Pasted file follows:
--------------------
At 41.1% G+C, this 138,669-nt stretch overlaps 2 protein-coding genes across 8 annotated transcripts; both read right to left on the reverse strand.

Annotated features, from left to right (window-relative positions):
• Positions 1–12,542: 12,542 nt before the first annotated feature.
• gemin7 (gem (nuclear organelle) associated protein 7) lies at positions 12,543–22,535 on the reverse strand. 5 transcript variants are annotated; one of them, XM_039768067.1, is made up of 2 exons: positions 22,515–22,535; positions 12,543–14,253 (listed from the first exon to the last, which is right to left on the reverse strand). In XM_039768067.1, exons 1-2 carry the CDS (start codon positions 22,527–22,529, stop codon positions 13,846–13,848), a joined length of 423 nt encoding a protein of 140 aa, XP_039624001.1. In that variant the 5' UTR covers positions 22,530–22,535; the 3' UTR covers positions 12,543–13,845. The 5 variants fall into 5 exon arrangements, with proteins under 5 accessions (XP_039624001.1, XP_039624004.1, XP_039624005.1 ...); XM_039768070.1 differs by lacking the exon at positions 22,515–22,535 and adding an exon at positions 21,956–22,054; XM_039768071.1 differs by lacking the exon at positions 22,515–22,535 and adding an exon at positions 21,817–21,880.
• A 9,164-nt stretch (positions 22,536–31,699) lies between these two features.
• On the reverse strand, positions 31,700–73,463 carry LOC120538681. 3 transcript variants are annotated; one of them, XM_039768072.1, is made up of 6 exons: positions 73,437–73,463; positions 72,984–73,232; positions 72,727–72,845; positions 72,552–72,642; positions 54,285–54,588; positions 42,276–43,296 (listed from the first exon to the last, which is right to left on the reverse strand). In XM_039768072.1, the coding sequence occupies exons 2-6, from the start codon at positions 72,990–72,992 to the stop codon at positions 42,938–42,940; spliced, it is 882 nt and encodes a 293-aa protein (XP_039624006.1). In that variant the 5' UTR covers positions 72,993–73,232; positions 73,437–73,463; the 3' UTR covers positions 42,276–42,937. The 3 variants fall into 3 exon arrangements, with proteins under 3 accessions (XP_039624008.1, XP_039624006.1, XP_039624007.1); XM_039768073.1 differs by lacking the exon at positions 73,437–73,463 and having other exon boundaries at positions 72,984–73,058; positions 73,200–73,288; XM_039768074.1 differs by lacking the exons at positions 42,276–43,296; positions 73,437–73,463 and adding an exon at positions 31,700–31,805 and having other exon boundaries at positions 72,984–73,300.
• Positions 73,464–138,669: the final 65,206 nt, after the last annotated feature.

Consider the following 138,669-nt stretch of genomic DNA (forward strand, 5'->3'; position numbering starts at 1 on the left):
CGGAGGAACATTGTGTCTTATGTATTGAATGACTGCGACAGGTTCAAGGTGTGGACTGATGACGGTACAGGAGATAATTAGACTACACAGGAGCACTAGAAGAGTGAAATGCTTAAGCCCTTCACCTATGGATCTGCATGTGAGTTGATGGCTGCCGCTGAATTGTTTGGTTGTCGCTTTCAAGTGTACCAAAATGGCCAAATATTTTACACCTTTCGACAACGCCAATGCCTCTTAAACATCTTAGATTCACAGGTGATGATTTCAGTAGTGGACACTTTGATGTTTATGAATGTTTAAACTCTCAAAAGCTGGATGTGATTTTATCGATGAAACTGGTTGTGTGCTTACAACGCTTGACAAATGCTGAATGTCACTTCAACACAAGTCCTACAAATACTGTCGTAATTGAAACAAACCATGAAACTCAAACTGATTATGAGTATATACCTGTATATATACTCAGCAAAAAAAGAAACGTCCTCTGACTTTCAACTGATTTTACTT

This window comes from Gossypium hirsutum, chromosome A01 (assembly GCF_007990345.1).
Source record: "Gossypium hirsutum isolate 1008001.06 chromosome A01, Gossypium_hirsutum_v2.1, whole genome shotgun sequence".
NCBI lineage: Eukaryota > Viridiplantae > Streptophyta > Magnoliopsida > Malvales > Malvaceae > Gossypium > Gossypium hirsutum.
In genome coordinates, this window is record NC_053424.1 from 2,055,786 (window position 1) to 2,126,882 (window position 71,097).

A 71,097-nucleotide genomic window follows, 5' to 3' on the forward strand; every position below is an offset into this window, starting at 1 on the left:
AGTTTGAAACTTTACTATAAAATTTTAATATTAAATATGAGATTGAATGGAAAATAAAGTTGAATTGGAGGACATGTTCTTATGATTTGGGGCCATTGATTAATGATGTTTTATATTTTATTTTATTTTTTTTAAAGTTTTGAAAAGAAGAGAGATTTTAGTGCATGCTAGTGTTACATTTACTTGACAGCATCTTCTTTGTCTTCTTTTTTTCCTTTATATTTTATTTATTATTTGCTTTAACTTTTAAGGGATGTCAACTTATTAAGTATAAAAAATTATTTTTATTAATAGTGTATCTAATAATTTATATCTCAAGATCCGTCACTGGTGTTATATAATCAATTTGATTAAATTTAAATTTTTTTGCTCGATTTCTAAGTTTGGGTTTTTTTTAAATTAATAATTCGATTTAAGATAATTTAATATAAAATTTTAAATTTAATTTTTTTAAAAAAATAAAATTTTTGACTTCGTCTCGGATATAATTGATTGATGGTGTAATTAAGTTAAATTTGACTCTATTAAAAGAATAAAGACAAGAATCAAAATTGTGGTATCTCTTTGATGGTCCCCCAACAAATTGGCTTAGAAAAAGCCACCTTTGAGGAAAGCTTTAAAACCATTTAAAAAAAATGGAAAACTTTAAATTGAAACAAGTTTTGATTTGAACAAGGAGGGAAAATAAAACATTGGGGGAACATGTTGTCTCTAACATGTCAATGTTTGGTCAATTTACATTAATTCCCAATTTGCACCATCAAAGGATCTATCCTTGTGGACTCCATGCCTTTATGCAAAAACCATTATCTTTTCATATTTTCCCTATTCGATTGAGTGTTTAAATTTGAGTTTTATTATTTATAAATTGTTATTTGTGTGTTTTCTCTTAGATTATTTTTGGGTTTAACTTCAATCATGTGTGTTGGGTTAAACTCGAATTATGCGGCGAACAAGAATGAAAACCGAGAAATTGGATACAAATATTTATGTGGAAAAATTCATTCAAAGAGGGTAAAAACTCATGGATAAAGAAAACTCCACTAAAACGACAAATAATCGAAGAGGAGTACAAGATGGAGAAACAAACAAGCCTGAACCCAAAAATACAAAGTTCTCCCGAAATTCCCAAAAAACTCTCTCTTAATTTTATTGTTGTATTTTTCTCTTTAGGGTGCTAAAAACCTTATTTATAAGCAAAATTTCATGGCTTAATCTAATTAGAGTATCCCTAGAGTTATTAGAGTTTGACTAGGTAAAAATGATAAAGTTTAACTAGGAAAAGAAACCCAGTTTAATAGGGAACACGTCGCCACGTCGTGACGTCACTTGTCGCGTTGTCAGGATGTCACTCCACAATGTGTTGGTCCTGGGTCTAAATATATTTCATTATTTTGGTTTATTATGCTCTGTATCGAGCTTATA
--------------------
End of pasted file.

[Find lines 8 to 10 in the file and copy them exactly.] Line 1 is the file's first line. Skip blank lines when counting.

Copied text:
Consider the following 138,669-nt stretch of genomic DNA (forward strand, 5'->3'; position numbering starts at 1 on the left):
CGGAGGAACATTGTGTCTTATGTATTGAATGACTGCGACAGGTTCAAGGTGTGGACTGATGACGGTACAGGAGATAATTAGACTACACAGGAGCACTAGAAGAGTGAAATGCTTAAGCCCTTCACCTATGGATCTGCATGTGAGTTGATGGCTGCCGCTGAATTGTTTGGTTGTCGCTTTCAAGTGTACCAAAATGGCCAAATATTTTACACCTTTCGACAACGCCAATGCCTCTTAAACATCTTAGATTCACAGGTGATGATTTCAGTAGTGGACACTTTGATGTTTATGAATGTTTAAACTCTCAAAAGCTGGATGTGATTTTATCGATGAAACTGGTTGTGTGCTTACAACGCTTGACAAATGCTGAATGTCACTTCAACACAAGTCCTACAAATACTGTCGTAATTGAAACAAACCATGAAACTCAAACTGATTATGAGTATATACCTGTATATATACTCAGCAAAAAAAGAAACGTCCTCTGACTTTCAACTGATTTTACTT

This window comes from Gossypium hirsutum, chromosome A01 (assembly GCF_007990345.1).